The German Parliament’s upper chamber (Federal Council) is suggesting the abolition of the German language skills requirement for accompanying spouses of non-EU/EEA/Swiss nationals. This proposed amendment to a recent government proposal could ultimately have the effect of easing administrative burdens tied to “trailing” spouses and make family unification smoother and easier and less stressful.
As we reported in Flash Alert 2015-023 (February 13, 2015), the German government put forward a proposal that would entail a significant amendment to German immigration law. The Federal Council, known as the Bundesrat (Parliament’s upper chamber), has now proposed additional amendments.1 Amongst others, the Federal Council is suggesting the abolition of the German language skills requirement for accompanying spouses of non-EU/EEA/Swiss nationals.
In this regard, the Federal Council is touching upon one of the most controversial regulations of the German Immigration Residence Act (“AufenthG”).
Immigration professionals and global mobility managers with responsibility over immigration matters related to their mobile employees assigned to Germany should take note that at some future point this German language requirement for husbands and wives joining their spouses working in Germany may no longer apply. This potentially will ease the administrative burdens tied to “trailing” spouses and make family unification smoother and easier.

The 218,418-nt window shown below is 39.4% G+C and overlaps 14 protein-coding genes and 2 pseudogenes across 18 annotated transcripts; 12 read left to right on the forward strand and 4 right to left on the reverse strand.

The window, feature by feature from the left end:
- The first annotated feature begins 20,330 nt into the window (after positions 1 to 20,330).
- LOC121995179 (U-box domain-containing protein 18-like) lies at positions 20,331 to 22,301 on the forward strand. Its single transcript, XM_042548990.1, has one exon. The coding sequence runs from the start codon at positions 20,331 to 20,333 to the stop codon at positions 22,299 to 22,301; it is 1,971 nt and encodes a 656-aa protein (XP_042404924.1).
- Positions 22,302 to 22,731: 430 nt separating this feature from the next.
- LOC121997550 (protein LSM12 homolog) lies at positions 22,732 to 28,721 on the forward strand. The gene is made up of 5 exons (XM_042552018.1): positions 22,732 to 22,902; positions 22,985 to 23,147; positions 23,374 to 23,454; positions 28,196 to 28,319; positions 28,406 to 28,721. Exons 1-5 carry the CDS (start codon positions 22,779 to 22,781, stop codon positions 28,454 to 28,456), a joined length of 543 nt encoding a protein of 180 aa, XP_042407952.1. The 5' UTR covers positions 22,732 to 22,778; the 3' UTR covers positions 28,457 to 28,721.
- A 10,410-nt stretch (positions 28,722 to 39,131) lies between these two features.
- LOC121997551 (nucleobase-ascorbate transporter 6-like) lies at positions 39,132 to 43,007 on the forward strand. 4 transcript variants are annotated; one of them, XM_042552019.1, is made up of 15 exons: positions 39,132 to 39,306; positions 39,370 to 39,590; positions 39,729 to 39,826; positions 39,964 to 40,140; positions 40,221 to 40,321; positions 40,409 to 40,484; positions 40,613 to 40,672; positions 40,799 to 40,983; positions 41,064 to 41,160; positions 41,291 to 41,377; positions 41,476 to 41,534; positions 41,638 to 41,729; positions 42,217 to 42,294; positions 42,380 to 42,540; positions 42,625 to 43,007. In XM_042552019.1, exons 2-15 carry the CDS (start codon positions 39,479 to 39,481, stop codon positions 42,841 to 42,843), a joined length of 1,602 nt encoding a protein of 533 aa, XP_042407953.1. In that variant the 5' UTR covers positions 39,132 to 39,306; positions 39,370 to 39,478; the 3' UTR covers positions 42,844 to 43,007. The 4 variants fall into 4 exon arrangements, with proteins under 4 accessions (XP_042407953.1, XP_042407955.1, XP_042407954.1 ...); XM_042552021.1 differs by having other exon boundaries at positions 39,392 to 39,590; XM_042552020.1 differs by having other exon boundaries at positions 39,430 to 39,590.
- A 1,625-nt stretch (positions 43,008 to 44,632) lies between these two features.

Pursuant to a decision by the European Court of Justice (ECJ) (noted further below) this requirement has already been eroded somewhat. Now, the Federal Council is suggesting the abolition of the above-noted important requirement for immigration/family reunion matters involving spouses of foreign workers. This amendment by the Federal Council would remove the current rule that requires spouses of foreigner workers, if they are not exempt from the requirement, to obtain and demonstrate German language skills prior to their relocating to Germany.
Spouses of non-EU/EEA/Swiss nationals are required to demonstrate German language skills at level A1 of the Common European Framework of Reference for Languages.2